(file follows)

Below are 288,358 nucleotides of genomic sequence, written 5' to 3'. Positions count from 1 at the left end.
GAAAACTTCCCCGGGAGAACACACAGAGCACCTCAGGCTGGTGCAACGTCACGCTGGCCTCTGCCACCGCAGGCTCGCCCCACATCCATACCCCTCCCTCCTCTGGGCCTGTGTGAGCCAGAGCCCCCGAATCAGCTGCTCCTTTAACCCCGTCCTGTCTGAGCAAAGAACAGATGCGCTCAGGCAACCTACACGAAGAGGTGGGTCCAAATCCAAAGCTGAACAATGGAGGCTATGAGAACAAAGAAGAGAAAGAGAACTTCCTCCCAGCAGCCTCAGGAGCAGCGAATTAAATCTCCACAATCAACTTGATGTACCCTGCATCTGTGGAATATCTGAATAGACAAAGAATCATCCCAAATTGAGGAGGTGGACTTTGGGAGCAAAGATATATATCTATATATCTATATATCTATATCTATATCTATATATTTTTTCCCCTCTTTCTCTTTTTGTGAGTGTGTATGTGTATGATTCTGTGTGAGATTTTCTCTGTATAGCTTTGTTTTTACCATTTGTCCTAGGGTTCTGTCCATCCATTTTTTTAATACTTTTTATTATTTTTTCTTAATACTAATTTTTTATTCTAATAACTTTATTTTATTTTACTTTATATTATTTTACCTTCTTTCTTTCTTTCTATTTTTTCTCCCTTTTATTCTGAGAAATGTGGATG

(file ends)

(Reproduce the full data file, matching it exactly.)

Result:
Below are 288,358 nucleotides of genomic sequence, written 5' to 3'. Positions count from 1 at the left end.
GAAAACTTCCCCGGGAGAACACACAGAGCACCTCAGGCTGGTGCAACGTCACGCTGGCCTCTGCCACCGCAGGCTCGCCCCACATCCATACCCCTCCCTCCTCTGGGCCTGTGTGAGCCAGAGCCCCCGAATCAGCTGCTCCTTTAACCCCGTCCTGTCTGAGCAAAGAACAGATGCGCTCAGGCAACCTACACGAAGAGGTGGGTCCAAATCCAAAGCTGAACAATGGAGGCTATGAGAACAAAGAAGAGAAAGAGAACTTCCTCCCAGCAGCCTCAGGAGCAGCGAATTAAATCTCCACAATCAACTTGATGTACCCTGCATCTGTGGAATATCTGAATAGACAAAGAATCATCCCAAATTGAGGAGGTGGACTTTGGGAGCAAAGATATATATCTATATATCTATATATCTATATCTATATCTATATATTTTTTCCCCTCTTTCTCTTTTTGTGAGTGTGTATGTGTATGATTCTGTGTGAGATTTTCTCTGTATAGCTTTGTTTTTACCATTTGTCCTAGGGTTCTGTCCATCCATTTTTTTAATACTTTTTATTATTTTTTCTTAATACTAATTTTTTATTCTAATAACTTTATTTTATTTTACTTTATATTATTTTACCTTCTTTCTTTCTTTCTATTTTTTCTCCCTTTTATTCTGAGAAATGTGGATG